Works for the participants because… they get access to high-level strategists and area experts to help them solve specific, high-impact challenges that lead to growth within the organisation.
Works for SAP because… it’s a short-term assignment for high potential SAP employees who work in international, cross functional teams to solve business challenges for entrepreneurs and the SME sector in emerging markets, while strengthening their leadership competencies, cross industry sector know-how and intercultural sensitivity.
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The Elevator Pitch
The Awethu Project aims to become the world’s best incubator by investing in under-resourced entrepreneurs to develop economic leaders; ultimately replicating the model across South Africa and the continent.
Awethu’s goal is to produce 1 000 entrepreneurs from under-resourced communities with the talent, skills, and resources to lead South Africa (and Africa) to prosperity.
The challenge is growth. How do start-ups handle growth without their initial success doing more harm than good?
Awethu went through a period of prodigious growth, with its team growing from seven people at the start of 2013, to just over 40 by July 2013. This sounds like any start-up’s dream come true, but with growth comes new challenges and issues.
“Our key strength lay in our ability to take on applicants without prior business experience or minimum education level, and through our model of hands-on coaching, opening access to formal networks and resources, we were able to create an environment primed for hard-working individuals to succeed in business,” explains Dale September, at the time marketing manager at Awethu.
“The problem is that while we achieved a lot in a short space of time, the pace we were moving at meant that we weren’t able to dedicate enough time to assessing our key influencers of success and opportunities for improvement.”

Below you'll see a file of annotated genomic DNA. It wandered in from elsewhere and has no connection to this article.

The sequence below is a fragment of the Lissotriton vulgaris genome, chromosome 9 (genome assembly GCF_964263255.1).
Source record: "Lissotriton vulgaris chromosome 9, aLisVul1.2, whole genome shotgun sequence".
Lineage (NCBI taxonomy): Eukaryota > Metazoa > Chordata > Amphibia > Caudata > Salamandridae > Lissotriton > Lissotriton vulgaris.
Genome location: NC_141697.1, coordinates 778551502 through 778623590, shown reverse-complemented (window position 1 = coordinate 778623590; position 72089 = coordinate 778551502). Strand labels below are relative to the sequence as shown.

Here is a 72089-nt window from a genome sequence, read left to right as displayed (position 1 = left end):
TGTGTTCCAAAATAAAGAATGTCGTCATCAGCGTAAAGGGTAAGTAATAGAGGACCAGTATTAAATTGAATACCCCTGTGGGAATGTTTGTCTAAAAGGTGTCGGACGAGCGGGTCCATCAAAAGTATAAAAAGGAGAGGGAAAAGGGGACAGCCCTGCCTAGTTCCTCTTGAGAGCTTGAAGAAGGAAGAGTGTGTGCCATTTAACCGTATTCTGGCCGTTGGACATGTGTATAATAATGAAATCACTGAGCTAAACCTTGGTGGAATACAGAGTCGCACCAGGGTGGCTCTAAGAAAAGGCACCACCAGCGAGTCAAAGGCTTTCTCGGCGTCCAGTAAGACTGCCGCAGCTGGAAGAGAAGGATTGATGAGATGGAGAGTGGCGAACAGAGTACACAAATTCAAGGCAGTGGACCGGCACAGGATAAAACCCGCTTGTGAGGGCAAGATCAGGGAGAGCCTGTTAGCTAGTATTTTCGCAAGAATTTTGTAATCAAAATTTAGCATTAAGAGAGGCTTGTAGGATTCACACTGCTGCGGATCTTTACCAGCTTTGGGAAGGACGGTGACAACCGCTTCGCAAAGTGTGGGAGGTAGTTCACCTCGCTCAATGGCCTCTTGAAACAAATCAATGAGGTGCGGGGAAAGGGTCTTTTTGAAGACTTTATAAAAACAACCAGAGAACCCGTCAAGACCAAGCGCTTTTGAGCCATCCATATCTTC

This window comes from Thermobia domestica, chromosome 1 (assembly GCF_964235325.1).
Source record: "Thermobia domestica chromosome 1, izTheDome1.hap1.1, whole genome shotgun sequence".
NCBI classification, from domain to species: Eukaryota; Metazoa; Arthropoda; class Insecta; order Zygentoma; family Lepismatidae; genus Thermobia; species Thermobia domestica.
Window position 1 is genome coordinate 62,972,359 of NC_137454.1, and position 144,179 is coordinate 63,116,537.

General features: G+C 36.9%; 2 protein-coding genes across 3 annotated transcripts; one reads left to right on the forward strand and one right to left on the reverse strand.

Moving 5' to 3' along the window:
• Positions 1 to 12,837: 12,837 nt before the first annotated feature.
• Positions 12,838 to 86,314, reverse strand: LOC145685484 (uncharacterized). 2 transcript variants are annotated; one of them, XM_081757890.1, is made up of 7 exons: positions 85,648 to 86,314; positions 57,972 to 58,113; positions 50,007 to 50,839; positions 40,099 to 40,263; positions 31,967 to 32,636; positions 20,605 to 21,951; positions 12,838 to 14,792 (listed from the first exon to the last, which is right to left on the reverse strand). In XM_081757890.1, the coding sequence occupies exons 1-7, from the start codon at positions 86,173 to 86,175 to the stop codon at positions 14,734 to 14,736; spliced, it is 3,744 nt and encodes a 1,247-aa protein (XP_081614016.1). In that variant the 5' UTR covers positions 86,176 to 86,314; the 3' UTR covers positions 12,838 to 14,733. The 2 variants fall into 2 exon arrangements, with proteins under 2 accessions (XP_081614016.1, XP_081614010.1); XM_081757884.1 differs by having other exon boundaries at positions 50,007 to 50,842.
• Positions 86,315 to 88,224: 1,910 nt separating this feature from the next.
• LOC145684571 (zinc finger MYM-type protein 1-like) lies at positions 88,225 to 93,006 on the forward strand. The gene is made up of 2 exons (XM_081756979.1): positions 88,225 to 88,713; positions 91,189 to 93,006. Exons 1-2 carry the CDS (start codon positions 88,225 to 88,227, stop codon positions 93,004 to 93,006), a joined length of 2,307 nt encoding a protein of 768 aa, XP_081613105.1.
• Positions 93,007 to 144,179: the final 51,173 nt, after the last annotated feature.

Awethu’s success makes additional funding a real possibility, but you need to be able to show funders your key success factors, and where their money should be spent. Run-away growth is great, but not if you don’t have the time to review the business.
“A key priority for us has been on investigating geographical expansion: Was there a need for it, at what cost or benefit to Awethu, and what would the impacts be on the operating model and culture?”
The SAP team helped Awethu to develop a decision-making framework for expansion. This included assessing (a) The expansion readiness of its operating model based on steady-state, (b) The ability to maintain performance in a decentralised environment, (c) The ability to ensure assimilation of company culture away from the centre and (d) The geographical potential based on area density and economic potential. Before any expansion was possible, these four areas needed to be reviewed and strategised.
“Our focus has remained on our current hub, while we’re piloting one of the recommendations for a satellite office. We’re big fans of the testing and pivoting model, where we’ll pilot ideas and platforms, measure, tweak and repeat the process if necessary until we arrive at the best solution.
“The expansion recommendation has led to a clear focus on consolidating positive learnings and bridging implementation gaps. As a result of this focus on the centre, we’ve managed to more effectively deploy our human resources to areas that present the greatest opportunities to make our model sustainable, both for the entrepreneurs in our incubator and our organisation.
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“Our means of operating has become leaner, more efficient, while our improved information flow has made us more responsive to opportunities.”